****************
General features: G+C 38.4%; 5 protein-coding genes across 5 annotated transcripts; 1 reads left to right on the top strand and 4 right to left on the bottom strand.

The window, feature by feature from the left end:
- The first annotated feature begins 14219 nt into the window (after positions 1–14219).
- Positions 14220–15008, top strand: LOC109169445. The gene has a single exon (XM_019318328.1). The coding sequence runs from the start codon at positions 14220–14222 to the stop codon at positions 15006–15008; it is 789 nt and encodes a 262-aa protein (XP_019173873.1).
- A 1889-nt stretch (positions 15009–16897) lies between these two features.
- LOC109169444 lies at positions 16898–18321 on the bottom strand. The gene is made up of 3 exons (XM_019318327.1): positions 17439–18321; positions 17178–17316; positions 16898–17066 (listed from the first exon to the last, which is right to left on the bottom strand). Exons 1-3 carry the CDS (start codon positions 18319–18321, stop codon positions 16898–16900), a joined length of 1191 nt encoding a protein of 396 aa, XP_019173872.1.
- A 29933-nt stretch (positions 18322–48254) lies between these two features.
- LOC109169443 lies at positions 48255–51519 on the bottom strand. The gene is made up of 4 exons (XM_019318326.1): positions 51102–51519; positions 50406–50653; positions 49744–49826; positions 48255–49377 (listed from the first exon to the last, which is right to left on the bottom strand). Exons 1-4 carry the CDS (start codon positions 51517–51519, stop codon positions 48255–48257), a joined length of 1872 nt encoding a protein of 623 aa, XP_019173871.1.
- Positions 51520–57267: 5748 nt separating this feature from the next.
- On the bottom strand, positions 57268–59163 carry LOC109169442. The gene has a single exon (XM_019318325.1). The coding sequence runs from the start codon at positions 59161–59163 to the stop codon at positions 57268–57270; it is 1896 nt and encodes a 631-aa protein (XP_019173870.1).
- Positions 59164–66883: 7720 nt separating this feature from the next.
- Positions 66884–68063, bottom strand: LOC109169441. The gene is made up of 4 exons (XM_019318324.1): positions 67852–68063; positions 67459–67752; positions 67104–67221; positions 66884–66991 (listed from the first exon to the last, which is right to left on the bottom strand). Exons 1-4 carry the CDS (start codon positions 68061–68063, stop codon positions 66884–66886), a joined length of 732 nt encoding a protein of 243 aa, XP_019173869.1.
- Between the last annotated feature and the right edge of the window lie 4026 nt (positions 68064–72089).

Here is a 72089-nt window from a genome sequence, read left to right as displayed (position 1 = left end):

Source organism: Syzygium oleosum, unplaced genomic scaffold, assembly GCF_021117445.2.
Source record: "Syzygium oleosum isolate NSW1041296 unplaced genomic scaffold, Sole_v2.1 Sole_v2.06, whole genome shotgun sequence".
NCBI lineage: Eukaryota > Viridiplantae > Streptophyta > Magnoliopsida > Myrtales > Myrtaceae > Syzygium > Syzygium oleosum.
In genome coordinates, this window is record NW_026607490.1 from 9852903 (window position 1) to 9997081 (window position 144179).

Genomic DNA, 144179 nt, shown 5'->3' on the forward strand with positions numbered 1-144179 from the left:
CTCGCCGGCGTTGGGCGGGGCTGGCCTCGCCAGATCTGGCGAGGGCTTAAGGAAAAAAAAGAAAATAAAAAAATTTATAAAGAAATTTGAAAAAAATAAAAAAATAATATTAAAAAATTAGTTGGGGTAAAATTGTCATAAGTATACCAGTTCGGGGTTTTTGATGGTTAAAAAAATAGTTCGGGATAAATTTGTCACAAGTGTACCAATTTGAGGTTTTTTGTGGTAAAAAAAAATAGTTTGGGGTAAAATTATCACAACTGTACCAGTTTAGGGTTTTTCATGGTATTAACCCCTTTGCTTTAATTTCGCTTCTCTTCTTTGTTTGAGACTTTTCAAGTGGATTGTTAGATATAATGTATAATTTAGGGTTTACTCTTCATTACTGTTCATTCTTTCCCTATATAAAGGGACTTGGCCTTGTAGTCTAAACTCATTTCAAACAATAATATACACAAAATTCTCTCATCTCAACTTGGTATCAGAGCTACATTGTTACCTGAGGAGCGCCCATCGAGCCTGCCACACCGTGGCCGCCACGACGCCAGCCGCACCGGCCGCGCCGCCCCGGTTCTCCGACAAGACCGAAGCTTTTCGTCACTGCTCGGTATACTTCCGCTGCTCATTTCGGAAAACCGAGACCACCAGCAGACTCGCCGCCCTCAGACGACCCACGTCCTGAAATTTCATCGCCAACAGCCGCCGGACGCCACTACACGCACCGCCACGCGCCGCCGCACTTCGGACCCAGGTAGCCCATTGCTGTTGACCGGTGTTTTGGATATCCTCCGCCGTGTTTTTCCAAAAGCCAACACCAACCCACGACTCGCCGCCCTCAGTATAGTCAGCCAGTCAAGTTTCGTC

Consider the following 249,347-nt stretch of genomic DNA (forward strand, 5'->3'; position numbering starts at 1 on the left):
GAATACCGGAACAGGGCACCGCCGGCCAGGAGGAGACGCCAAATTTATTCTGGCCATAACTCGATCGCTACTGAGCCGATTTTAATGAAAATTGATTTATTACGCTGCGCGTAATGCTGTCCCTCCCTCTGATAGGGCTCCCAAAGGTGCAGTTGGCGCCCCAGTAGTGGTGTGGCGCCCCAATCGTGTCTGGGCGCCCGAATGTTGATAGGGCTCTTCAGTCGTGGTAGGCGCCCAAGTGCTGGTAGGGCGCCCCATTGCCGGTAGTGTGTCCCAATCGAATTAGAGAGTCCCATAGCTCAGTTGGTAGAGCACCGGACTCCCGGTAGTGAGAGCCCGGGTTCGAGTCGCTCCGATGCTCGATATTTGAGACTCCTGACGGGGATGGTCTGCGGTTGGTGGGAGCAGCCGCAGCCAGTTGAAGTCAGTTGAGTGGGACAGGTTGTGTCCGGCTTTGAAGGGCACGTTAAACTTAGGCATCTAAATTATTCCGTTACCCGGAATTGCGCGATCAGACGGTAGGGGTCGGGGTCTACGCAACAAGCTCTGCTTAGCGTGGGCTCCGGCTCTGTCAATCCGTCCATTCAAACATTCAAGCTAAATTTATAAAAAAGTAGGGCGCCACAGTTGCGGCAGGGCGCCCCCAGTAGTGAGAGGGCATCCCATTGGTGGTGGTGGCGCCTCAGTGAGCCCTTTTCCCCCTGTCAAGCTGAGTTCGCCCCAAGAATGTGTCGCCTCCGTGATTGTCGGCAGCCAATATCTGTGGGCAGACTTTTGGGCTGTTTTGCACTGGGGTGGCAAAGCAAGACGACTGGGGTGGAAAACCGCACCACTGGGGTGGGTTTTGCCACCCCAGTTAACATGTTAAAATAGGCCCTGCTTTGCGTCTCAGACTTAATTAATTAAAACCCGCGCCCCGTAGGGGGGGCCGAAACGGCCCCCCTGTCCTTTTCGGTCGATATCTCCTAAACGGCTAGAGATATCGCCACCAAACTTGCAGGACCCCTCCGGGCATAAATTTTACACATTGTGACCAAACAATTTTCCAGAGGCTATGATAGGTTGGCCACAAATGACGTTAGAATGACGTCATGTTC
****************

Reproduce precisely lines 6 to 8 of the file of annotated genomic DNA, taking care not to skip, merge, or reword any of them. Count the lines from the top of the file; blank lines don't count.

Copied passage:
- LOC109169444 lies at positions 16898–18321 on the bottom strand. The gene is made up of 3 exons (XM_019318327.1): positions 17439–18321; positions 17178–17316; positions 16898–17066 (listed from the first exon to the last, which is right to left on the bottom strand). Exons 1-3 carry the CDS (start codon positions 18319–18321, stop codon positions 16898–16900), a joined length of 1191 nt encoding a protein of 396 aa, XP_019173872.1.
- A 29933-nt stretch (positions 18322–48254) lies between these two features.
- LOC109169443 lies at positions 48255–51519 on the bottom strand. The gene is made up of 4 exons (XM_019318326.1): positions 51102–51519; positions 50406–50653; positions 49744–49826; positions 48255–49377 (listed from the first exon to the last, which is right to left on the bottom strand). Exons 1-4 carry the CDS (start codon positions 51517–51519, stop codon positions 48255–48257), a joined length of 1872 nt encoding a protein of 623 aa, XP_019173871.1.